Inside Passage Blog

By Linda Lewis



June 27, 2007 – Linda and the Law (Plus Tenakee Springs)


OK, here comes my story about getting busted.
In Hoonah Sound (north of Peril Strait) I was out pulling up our shrimp pots when.......... The Alaska State Troopers came roaring up to me.

They wanted to check my shrimp pots. Well.... the new one we had just purchased in Sitka did not "meet code." See it sitting on the back of their boat? Focus on the orange bait box at the back of their boat and you'll see it surrounded by a black rectangular frame with black netting. That's our shrimp pot. (They took pictures of the pot and got all my particulars, including my height/weight/eye color/hair color, etc!) The rule says you must have an opening in the netting that is six inches long and laced together with only 100% cotton string. That way, if the shrimp pot (trap) is lost, the biodegradable string will rot and any creatures that crawl into the pot can get out.

They were very cordial and actually gave me a break. They could have confiscated the pot and the shrimp I had just hauled up. And they could have really dinged me for not having the fishing license in the skiff with me (rather than back on the big boat). As it was, I got a citation for $110. Ouch. And I got a roll of cotton string so I could fix the pot.

We saw their boat again in Angoon. Notice that there are three big 225 hp engines on that boat. No getting away from them if they want to catch you. We also saw their boat in Tenakee Inlet, so they are moving all around and really enforcing the rules. Rest assured that our pots (now) all meet code.

It is worth it to follow the rules. For example, look at this crab! Yummy.

And just so you really believe that the shrimp pot is now legal, here's a picture of it. No more tickets for me!

After cutting the required six inch slit in the net the white cotton string is laced through - at the lower right.
And now that we are in Hoonah, what do I see? Another AK State Trooper boat and their nearby office.

Here's my new friend Judy (from NW Women in Boating) buzzing around in our anchorage in Hoonah Sound. That is their boat (Pt Judith) in the background. After hearing my story they fixed their pots to avoid my fate.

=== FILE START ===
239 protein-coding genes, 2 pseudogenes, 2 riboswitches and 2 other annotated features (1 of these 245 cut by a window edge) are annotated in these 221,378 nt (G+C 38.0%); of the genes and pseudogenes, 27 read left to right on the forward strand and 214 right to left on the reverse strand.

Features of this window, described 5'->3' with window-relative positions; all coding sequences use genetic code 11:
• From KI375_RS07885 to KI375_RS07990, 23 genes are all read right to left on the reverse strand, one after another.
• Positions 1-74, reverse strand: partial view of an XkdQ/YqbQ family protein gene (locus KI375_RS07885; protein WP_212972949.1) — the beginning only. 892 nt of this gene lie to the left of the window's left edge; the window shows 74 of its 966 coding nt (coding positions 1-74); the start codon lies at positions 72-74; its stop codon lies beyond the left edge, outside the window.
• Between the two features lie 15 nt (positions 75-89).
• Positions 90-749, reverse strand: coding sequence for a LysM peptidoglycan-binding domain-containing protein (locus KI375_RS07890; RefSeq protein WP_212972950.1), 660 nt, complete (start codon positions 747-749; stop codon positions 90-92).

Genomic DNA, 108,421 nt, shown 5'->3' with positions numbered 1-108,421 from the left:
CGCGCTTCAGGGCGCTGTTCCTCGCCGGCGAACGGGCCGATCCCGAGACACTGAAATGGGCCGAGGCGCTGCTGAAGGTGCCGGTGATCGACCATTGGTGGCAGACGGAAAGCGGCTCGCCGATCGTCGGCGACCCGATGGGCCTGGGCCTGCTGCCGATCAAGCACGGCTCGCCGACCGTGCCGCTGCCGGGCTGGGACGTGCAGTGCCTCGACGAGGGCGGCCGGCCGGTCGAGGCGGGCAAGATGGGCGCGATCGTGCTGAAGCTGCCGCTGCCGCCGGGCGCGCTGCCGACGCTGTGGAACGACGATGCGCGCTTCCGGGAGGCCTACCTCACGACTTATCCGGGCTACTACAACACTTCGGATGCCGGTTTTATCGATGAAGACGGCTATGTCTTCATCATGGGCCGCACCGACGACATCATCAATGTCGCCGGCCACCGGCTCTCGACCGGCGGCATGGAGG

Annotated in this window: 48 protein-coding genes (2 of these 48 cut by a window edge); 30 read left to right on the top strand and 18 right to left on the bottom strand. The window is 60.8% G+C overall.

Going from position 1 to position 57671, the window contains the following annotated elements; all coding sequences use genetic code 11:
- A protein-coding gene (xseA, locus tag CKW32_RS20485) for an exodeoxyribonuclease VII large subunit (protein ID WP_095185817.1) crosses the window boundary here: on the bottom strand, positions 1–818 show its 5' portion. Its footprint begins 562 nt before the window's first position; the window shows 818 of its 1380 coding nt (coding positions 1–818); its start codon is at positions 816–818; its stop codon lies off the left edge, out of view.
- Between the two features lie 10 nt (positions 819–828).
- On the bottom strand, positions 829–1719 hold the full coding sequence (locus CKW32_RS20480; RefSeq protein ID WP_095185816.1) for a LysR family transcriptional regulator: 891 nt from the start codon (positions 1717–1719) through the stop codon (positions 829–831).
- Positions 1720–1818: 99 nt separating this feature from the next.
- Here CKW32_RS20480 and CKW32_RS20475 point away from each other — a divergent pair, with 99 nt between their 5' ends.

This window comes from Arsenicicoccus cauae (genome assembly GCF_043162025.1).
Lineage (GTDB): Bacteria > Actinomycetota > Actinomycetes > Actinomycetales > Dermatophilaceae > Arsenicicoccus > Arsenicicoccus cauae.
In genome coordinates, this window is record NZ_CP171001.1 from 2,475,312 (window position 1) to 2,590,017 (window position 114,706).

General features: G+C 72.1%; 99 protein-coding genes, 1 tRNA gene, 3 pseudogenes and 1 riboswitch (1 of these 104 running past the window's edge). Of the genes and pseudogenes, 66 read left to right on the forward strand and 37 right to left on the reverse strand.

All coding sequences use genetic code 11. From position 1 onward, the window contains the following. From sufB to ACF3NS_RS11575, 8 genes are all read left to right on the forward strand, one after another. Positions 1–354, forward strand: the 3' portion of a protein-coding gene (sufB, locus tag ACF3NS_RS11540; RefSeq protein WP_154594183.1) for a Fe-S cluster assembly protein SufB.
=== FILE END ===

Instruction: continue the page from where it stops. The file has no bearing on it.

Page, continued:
Judy had noticed us working with this forest of kelp clinging to our anchor chain and anchor and came over to help pull it off.

This is actually a fairly common scene up here. Pushing this "newspaper kelp" off the anchor with the boat hook works quite well. What doesn't work so well is anchoring in this stuff in the first place. The anchor tends to slither around on it as if on a skating-rink surface. Sometimes we have to make several tries to get the anchor to "set."
David wanted you to see the backdrop for the wonderful little community of Tenakee Springs. He really likes it here. And the people are so friendly to "the tourists." (That would be us.)

All of the locals wanted to talk to him about his fine skiff. Did you build it? What design is that? How long did it take you to build it? He's becoming a regular maritime personality of the boat-building world. The other tourists (like us) don't get nearly as excited about it as the "real" Alaska folks, especially the fishermen. They just love it.
Here is a taste of Tenakee. Those are actually all wood blocks on the door. I also like the crab knocker and the whale tail holding the hose.

And here is one of the local guardians of Tenakee Springs.


Here is a favorite spot for me: "The Part Time Bakery"  -  with a Y painted in after the word Part and with the ubiquitous "guard dogs." Good latte' and muffins.

Linda & Dave
M/V Royal Sounder



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